In 2007 we reviewed NVIDIA’s GeForce 8800 GT. At the time we didn’t know it would be the last NVIDIA GPU we would outright recommend at launch. Roughly two and a half years have elapsed since then and in that time AMD went from competitive to dominant in the marketplace. The RV670, RV770 and RV870 trilogy were all very well executed. The latter two came at a time when NVIDIA’s pricing and execution strategies took a major tumble.

Given how well AMD has executed since 2007, no one expected anything competitive from NVIDIA throughout the entire Fermi/GF100 family. Cutting down a very large, power hungry architecture wouldn’t magically produce efficient GPUs. Had NVIDIA done that, the tone of today’s GeForce GTX 460 review would’ve been very different.

Instead, NVIDIA did the unexpected. It delivered a GF100 targeted at serving the needs of the high end gamer and GPU compute user, and a reworked GF104 aimed at being a pure gaming chip for the performance mainstream segment. By pulling out ECC support entirely and significantly dropping FP64 compute power, NVIDIA freed up enough die area to add more issue and math hardware to the GF104’s SMs. The end result is a $200 - $230 part that’s better than anything else at those prices on the market today.

Yields and manufacturability, while still not great at 40nm are much better than when GF100 first launched. That combined with NVIDIA disabling some hardware on the first incarnation of the GF104 makes the GeForce GTX 460’s birth a good ol’ hard launch (at least for the 768MB version). Newegg had cards for sale several hours before the midnight NDA lift, and we had no less than 6 cards in house before our review went live.

We have two reference cards from NVIDIA (a 768MB and 1GB version), two 768MB cards from EVGA for SLI testing, a card from Zotac, and finally a card from ASUS. The EVGA GeForce GTX 460 SuperClocked is a reference design but factory overclocked. Zotac’s GeForce GTX 460 ships at stock frequencies but comes with a custom cooler. And finally ASUS’ ENGTX460 TOP 768MB is an entirely custom design running at a slight overclock with voltage controls and custom cooling.

NVIDIA is emphasizing overclocking potential of the GTX 460, which is why we see so many different versions of the card on day one of availability. The focus on factory overclocked cards, custom cooling and custom PCBs is not a coincidence. In our testing we found a least 20% headroom left on the GTX 460s we received.

EVGA GeForce GTX 460 768MB SuperClocked
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  • ClownPuncher - Monday, July 12, 2010 - link

    $460 vs $580 you mean! Though, for a 2 card setup, I would say getting a pair of gtx460 is a no brainer at this point. Reply
  • tviceman - Monday, July 12, 2010 - link

    Both AMD and Nvidia have released several updated drivers with performance improvements since the gtx400 series came out. It would be nice if you guys could do a benchmark review of Nvidia's 400 series cards vs. AMD's 5000 series all using the latest drivers so all your readers (including me) can get a clear picture of how each card stands with the most updated drivers. Reply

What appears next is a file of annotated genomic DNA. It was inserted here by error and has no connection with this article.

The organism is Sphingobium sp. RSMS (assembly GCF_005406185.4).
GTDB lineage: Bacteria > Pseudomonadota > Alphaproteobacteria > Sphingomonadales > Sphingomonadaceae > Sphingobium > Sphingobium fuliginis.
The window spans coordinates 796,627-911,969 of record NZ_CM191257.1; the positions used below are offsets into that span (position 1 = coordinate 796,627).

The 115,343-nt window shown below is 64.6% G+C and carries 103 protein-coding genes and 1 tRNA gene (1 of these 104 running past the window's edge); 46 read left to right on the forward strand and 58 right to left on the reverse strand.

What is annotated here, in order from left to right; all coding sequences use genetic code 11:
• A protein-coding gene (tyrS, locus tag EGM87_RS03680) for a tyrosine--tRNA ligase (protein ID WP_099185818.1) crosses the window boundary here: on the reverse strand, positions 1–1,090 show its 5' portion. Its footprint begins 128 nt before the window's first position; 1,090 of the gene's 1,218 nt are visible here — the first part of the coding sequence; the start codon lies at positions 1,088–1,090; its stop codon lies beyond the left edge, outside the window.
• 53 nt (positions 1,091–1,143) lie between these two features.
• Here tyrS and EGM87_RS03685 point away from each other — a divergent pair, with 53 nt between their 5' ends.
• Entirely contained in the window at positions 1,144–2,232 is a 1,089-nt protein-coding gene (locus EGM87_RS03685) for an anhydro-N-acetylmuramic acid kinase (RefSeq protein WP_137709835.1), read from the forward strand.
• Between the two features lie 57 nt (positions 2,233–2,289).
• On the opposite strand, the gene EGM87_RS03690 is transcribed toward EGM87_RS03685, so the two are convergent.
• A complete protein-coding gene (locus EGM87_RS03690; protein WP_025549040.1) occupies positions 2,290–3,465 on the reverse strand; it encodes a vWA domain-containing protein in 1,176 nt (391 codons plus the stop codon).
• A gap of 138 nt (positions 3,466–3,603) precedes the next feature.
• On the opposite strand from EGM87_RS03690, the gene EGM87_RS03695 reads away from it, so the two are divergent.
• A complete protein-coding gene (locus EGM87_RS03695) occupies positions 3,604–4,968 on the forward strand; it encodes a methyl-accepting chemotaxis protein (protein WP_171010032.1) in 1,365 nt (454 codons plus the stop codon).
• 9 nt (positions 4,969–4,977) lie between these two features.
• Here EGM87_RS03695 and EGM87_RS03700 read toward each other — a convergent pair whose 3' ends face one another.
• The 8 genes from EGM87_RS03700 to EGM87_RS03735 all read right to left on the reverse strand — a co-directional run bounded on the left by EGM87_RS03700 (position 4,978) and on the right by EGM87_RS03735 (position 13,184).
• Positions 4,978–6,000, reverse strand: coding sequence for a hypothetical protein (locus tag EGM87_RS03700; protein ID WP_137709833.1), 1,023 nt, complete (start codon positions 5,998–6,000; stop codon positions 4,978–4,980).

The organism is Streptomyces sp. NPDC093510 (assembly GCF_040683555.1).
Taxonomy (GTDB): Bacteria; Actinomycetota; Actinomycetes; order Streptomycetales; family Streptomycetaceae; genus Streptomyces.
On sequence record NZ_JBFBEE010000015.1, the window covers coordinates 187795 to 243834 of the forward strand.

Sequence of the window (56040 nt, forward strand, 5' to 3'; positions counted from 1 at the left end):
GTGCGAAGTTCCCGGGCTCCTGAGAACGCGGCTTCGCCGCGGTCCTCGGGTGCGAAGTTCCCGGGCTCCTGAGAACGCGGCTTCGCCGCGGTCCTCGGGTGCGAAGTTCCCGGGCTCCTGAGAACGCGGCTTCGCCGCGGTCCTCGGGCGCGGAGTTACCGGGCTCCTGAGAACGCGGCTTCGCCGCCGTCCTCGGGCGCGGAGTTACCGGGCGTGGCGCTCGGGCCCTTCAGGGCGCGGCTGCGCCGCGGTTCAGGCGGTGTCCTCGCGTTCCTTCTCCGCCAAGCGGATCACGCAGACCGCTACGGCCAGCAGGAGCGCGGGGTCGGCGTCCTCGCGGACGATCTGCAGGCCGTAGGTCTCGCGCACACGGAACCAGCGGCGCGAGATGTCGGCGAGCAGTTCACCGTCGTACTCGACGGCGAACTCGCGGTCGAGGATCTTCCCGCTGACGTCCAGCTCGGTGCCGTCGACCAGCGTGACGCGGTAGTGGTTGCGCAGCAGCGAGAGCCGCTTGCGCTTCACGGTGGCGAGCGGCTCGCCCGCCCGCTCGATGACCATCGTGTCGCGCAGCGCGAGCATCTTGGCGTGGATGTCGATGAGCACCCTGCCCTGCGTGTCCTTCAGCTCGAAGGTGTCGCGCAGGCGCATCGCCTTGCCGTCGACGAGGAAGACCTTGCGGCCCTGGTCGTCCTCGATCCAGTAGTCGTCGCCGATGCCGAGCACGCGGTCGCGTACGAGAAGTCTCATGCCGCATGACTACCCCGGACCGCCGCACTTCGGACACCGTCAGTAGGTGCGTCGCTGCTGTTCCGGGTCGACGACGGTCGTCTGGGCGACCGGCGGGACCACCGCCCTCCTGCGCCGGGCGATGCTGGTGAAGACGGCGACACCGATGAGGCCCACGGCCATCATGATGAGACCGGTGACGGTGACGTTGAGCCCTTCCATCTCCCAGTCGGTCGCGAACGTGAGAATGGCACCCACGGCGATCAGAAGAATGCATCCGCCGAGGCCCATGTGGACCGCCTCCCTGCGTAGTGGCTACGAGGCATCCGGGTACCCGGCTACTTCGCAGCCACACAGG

• tviceman - Monday, July 12, 2010 - link

    It would be a great, informative article - a very informative article focusing on performance and high end parts with as updated as possible drivers and a quick overview of current prices. Reply
  • Etern205 - Monday, July 12, 2010 - link

    One possible reason why Zotac's attempt at HD5850's cooling at failed is the HD5850 isn't reference cooling doesn't really blow hot air out of the case. If you take a look at a reference card, there will be 2 slit vents located at the top of the card, which also lets hot air out and back into the case.

    Here is a picture of it
    http://yfrog.com/j8hd5850dj
    Reply
  • Etern205 - Monday, July 12, 2010 - link

    Sorry, link is not working...
    Correct link

    http://img692.imageshack.us/img692/516/hd5850d.jpg
    Reply
  • setzer - Monday, July 12, 2010 - link

    One question, why still use the 10.3a drivers? Even if you say performance hasn't changed (part 1), it's only fit to compare latest drivers to latest drivers. Reply
  • d4a2n0k - Monday, July 12, 2010 - link

    Because they just use the numbers from previous benchmarks and those were the drivers used at that time. Reply
  • Ryan Smith - Monday, July 12, 2010 - link

    Basically this. I do spot checking on new drivers to find performance differences, but I don't run every last test on every last card on every driver (a full NV+AMD rebench is over a weeks' labor). For that reason 10.3a is listed since that's the driver version those numbers came from. Listing 10.6 would be dishonest even if the numbers are the same as we haven't tested every single configuration with 10.6. Reply
  • tviceman - Monday, July 12, 2010 - link

    Which is why it would be great to get a re-evaluation of both AMD's 5800 series and Nvidia's 40 series all with the latest drivers. Both camps have released come out with several driver revisions stating mild to moderate performance gains in many of today's games. It would give an excellent indication as to how far both camps have come along since they released their cards, and most important it would give a more clear indication as to how performance is right now, as opposed to recycling months old benchmarks. Reply
  • Ryan Smith - Tuesday, July 13, 2010 - link

    The numbers from the 10.3a drivers are still accurate for the 10.6 drivers. Or in other words, the performance "right now" is the same. Reply

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